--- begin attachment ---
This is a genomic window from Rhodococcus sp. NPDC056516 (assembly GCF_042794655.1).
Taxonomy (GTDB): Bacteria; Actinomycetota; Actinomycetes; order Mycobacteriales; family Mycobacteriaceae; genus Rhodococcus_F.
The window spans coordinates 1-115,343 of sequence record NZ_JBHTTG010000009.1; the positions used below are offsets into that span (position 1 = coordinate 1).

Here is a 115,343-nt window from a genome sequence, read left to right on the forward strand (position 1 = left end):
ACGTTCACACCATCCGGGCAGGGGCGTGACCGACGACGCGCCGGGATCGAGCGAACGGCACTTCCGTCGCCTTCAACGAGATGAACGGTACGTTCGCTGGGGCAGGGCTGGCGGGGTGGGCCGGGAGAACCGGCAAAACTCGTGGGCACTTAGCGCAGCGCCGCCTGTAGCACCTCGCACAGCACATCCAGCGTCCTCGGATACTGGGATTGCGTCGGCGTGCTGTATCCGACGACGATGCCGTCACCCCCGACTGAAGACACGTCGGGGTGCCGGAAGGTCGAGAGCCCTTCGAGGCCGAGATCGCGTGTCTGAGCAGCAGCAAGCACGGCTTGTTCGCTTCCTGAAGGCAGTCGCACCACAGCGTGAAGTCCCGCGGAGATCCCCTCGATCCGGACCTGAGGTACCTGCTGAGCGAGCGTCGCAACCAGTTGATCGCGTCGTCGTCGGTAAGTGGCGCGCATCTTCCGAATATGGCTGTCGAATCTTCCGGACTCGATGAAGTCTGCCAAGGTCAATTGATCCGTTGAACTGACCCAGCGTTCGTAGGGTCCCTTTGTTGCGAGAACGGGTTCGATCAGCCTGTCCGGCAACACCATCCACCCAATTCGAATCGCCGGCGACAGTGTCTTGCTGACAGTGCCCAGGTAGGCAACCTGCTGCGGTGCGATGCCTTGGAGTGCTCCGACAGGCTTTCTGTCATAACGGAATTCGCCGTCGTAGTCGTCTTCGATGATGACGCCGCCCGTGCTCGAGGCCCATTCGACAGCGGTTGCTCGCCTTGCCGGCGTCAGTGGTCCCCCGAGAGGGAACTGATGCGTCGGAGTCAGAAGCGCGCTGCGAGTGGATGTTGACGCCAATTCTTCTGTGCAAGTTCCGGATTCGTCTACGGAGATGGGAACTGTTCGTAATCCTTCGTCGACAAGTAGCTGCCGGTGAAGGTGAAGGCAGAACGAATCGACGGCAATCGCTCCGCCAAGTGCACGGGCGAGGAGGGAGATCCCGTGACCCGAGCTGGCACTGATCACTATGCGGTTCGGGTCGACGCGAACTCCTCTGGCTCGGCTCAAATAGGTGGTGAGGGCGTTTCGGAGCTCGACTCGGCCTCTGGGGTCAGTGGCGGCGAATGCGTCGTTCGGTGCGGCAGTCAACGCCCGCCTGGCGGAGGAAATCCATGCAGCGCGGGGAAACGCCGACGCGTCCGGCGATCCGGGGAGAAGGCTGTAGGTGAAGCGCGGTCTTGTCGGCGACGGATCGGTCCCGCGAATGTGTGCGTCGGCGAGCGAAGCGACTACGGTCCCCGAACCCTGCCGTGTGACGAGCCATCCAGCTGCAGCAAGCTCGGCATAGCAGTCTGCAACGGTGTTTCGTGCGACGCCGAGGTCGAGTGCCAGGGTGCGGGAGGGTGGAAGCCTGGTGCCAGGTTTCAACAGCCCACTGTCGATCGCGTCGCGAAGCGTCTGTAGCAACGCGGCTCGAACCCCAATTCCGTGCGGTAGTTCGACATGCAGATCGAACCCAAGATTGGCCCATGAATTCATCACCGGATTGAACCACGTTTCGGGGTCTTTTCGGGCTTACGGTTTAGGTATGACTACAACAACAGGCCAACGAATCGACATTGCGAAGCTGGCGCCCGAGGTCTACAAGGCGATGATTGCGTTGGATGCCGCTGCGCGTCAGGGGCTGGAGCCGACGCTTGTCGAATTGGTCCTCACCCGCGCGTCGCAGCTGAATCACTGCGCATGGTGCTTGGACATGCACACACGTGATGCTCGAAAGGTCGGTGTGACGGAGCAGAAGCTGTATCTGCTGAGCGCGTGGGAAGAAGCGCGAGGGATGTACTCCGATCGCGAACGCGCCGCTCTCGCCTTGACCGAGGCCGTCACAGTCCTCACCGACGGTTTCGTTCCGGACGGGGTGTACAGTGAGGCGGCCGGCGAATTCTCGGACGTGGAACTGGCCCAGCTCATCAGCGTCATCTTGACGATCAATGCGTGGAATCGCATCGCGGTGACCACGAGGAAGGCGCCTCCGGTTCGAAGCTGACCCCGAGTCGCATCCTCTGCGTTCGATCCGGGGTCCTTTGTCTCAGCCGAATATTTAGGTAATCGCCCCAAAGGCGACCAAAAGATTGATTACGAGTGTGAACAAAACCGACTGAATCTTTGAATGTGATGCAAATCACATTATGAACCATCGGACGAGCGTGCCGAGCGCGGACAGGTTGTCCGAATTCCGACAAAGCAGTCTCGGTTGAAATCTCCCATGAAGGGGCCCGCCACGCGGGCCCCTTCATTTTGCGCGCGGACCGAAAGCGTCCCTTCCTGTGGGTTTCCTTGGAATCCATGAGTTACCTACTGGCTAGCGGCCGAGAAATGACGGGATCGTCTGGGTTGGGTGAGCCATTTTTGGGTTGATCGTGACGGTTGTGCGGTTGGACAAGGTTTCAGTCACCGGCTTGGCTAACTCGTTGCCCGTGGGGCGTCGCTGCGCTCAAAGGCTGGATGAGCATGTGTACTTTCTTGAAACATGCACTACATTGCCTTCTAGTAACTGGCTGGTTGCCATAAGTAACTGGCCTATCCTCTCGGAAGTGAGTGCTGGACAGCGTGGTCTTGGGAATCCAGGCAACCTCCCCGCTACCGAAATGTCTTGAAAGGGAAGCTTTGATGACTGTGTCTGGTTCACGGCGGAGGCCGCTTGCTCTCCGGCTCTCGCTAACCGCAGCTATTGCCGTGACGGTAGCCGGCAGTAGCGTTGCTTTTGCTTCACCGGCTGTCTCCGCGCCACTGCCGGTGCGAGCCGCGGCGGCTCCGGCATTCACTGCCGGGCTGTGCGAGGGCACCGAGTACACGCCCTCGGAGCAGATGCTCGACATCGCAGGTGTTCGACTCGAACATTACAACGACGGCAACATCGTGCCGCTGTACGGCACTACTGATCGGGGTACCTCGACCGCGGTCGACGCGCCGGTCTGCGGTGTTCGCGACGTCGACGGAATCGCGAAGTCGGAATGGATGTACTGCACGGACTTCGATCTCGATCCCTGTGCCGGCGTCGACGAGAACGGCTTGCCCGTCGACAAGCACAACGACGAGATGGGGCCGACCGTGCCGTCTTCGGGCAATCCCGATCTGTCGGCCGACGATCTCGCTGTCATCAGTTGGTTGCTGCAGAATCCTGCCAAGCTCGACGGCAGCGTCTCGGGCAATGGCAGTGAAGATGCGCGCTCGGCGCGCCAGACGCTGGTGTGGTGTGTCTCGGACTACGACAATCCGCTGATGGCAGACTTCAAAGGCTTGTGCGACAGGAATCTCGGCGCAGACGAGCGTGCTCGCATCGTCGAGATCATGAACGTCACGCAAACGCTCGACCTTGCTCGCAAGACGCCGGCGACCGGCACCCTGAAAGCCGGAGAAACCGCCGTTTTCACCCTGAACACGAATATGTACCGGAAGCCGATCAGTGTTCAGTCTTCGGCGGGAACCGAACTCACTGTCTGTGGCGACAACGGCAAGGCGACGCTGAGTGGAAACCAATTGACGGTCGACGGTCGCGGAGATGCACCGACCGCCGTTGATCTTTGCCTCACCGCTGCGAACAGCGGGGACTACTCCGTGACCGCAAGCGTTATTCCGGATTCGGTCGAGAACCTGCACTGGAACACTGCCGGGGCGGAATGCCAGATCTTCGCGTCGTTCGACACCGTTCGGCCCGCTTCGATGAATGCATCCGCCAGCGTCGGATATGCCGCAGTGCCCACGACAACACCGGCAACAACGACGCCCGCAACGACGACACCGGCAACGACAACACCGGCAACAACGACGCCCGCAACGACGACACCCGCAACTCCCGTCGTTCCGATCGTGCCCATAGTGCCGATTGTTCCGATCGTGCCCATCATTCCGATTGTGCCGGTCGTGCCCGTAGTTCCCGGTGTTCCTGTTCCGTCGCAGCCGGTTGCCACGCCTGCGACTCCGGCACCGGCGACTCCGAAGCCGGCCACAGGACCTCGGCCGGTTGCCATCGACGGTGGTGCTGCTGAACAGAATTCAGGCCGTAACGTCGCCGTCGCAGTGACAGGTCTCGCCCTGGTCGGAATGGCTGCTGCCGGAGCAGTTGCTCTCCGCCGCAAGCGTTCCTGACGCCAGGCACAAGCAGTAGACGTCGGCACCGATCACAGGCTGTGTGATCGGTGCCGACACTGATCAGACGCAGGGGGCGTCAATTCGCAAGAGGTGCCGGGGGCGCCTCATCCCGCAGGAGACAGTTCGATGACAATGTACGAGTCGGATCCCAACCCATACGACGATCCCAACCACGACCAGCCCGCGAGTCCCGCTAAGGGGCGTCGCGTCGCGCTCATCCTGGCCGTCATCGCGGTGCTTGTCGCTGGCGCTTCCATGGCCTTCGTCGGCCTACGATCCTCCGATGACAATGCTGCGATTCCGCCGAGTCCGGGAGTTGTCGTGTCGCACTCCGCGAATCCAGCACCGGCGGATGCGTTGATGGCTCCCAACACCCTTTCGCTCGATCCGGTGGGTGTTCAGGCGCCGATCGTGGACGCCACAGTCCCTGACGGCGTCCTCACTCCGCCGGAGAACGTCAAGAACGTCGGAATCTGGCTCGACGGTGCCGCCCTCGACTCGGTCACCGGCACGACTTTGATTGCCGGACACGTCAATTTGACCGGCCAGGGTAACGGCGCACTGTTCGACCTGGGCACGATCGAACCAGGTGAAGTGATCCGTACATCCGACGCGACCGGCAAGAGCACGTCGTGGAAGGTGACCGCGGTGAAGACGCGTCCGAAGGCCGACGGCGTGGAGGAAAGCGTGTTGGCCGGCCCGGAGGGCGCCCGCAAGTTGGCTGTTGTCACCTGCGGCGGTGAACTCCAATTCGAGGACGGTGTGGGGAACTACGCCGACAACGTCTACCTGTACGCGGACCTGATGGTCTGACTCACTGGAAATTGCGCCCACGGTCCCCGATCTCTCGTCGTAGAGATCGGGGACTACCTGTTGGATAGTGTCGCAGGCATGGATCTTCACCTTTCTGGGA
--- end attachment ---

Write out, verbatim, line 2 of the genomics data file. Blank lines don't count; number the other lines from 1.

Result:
Taxonomy (GTDB): Bacteria; Actinomycetota; Actinomycetes; order Mycobacteriales; family Mycobacteriaceae; genus Rhodococcus_F.